By Andrew Beer
Investors bear the risks and managers reap the rewards.
The average hedge fund earns 1.67 per cent in management fees and is paid 18 per cent of investment profits annually. Over the past ten years, investors paid away half of pre-fee returns. Even more troubling is the fact that fees consumed 80 per cent of alpha, the active return on an investment.Yes, the industry still generates a lot of alpha, but it goes to the managers, not investors.
How did we end up in a world where investors bear the risks and managers reap the rewards? The fee structure is to blame.
Twenty years ago, the “2 and 20” fee model made a lot of sense because most hedge funds were small. The 2 per cent management fee on a $10m fund covered the rent and paid for a hire or two.
The real money was made on the performance fees. Today, that $10m fund is $10bn and the fee structure is the same. The industry has matured, but the fee structure has not. This is a big problem for three reasons.
First, high management fees distort incentives.
For a $10bn fund, a 2 per cent management fee equates to $200m for the hedge fund company per year. Generously assume $25m in operating costs, and the manager still clears $175m.
The management fee is now a big, big profit centre. Instead of shooting the lights out, the manager’s incentive is to keep the game going.
The solution is that, as funds grow, management fees should decline — and disproportionately for early investors. A sliding scale rewards early investors, who then have an incentive to remain invested and preserve their low-fee status.
Second, incentive fees without a hurdle — the level of return a fund must beat before it can charge additional fees — is pure giveaway.
Performance fees should provide incentives to outperform, not just show up. In 2013, investors paid billions in incentive fees to long-biased hedge funds simply because the markets were up. Incentive fees should be paid over a hurdle. Deliver alpha and the performance fee makes sense.
Third, align lock-ups with incentive fees.
Investors in one hedge fund paid a reported billion dollars in performance fees when the fund was up 40 per cent in 2014, but then got nothing back when all those gains and more evaporated in 2015-16. The obvious solution is to line up the payment of performance fees with liquidity provisions.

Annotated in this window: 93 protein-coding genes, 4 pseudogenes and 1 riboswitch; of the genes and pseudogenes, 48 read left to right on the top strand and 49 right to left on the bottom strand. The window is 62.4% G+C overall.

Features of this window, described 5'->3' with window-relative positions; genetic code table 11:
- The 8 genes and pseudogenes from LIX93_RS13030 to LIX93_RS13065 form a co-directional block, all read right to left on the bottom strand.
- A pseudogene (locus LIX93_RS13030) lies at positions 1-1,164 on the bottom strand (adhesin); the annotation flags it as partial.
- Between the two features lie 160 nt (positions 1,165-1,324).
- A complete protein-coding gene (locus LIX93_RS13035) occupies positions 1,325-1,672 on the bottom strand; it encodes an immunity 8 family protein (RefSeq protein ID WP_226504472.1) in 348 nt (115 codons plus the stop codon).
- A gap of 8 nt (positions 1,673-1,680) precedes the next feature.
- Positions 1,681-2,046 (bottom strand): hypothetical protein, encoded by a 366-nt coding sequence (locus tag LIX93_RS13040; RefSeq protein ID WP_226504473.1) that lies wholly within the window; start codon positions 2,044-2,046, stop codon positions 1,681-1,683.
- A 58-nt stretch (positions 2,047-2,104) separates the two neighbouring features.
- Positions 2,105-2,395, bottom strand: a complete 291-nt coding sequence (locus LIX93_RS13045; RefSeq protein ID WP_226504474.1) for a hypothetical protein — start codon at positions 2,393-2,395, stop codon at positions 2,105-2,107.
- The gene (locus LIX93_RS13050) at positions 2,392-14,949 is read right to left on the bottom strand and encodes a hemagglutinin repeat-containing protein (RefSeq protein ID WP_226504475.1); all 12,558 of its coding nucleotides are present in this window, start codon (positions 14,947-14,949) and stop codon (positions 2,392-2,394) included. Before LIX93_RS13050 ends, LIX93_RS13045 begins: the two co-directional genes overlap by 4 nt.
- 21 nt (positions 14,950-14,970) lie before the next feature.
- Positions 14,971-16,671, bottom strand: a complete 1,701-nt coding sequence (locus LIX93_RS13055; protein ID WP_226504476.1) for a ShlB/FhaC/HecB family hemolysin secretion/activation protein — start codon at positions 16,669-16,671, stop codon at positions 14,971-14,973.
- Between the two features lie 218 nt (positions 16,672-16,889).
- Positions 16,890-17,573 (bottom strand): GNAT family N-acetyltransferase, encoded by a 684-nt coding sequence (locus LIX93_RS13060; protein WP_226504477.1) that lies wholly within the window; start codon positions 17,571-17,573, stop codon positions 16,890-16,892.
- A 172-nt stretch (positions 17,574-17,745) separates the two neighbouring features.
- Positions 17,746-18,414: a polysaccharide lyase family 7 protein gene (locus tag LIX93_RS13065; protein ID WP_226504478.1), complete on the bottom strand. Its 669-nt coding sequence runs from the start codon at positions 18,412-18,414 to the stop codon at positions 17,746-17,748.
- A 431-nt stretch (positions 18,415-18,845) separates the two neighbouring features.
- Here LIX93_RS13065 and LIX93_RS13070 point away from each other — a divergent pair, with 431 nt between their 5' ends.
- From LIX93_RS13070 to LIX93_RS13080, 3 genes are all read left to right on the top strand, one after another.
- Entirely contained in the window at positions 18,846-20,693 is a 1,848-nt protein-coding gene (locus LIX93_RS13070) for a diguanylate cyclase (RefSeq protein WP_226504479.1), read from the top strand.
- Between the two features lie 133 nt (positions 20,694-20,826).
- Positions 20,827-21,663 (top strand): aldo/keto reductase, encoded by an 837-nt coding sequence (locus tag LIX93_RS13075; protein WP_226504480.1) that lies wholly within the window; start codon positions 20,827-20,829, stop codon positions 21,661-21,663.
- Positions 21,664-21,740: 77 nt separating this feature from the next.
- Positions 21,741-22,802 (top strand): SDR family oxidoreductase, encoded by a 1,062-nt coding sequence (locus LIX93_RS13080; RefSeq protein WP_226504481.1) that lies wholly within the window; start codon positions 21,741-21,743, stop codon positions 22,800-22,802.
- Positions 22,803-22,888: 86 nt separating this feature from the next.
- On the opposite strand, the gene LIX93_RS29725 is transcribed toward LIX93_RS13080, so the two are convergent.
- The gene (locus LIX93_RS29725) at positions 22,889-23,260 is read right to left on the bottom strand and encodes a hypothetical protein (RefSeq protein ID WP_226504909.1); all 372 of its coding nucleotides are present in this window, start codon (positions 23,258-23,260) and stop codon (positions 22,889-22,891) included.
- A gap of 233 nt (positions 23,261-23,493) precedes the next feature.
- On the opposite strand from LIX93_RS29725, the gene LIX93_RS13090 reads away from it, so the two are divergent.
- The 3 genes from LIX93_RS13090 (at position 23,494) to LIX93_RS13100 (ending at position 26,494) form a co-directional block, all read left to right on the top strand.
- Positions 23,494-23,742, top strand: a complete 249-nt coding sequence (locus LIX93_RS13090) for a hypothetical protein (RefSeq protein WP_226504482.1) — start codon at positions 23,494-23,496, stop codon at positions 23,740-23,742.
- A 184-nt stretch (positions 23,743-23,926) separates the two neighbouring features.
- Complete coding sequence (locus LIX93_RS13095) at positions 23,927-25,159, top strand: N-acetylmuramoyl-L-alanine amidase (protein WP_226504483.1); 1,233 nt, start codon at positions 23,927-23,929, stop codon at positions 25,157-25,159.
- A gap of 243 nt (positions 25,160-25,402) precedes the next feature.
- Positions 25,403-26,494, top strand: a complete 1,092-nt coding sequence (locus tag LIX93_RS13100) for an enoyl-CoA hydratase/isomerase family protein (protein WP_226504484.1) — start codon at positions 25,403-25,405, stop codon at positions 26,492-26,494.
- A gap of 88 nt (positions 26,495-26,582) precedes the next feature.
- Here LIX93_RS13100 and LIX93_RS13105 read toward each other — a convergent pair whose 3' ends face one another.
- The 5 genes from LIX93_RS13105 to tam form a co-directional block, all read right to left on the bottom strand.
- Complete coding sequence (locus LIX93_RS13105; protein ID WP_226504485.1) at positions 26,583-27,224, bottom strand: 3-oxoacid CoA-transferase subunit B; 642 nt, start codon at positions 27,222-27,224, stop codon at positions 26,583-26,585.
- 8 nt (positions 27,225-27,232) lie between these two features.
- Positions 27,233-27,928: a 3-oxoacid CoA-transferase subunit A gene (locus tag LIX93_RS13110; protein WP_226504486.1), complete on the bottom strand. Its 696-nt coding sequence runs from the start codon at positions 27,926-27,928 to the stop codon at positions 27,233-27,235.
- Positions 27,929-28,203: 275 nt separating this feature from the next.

Managers who demand a three-year lock-up should wait to get paid incentive fees. This encourages long-term thinking by managers and better aligns incentives.
After years of hand wringing, why so little progress? The allocation process is largely to blame. Across the industry, new allocations invariably are made to managers who have performed well — where investors are happy because, net of fees, the numbers look good.
When a manager subsequently underperforms, he or she is fired and replaced with one who has done better. “What we care about are net returns,” goes the refrain.
But this misses the point. One should never overpay as a matter of policy. The place to start is to set a fee budget. Force big investors and consultants to decide, in advance, which managers are worth high fees and which are not.
This naturally leads to a core-satellite model: a low-cost, liquid core allocation with discrete allocations to high value-added (and probably less liquid) satellite funds. It also provides valuable benchmarking. If an illiquid fund does not consistently outperform a low-cost alternative, remove it.
Perhaps the industry is at a tipping point. Citi, the U.S. bank, predicted that replication-based strategies — low-cost versions of what hedge funds do — could surpass $1tn in assets in several years.
Standard Life, the UK insurer, runs what is arguably the largest macro fund in the world at $90bn — and charges fees under 1 per cent. Among hedge funds, newer, smaller firms are offering investors more equitable terms, like the solutions outlined above.
Yet for the largest funds, those that have underperformed recently will simply hold the line. When enough investors leave, they simply convert to family offices. The money has already been made.
Andrew Beer is managing partner and co-portfolio manager at Beachhead Capital Management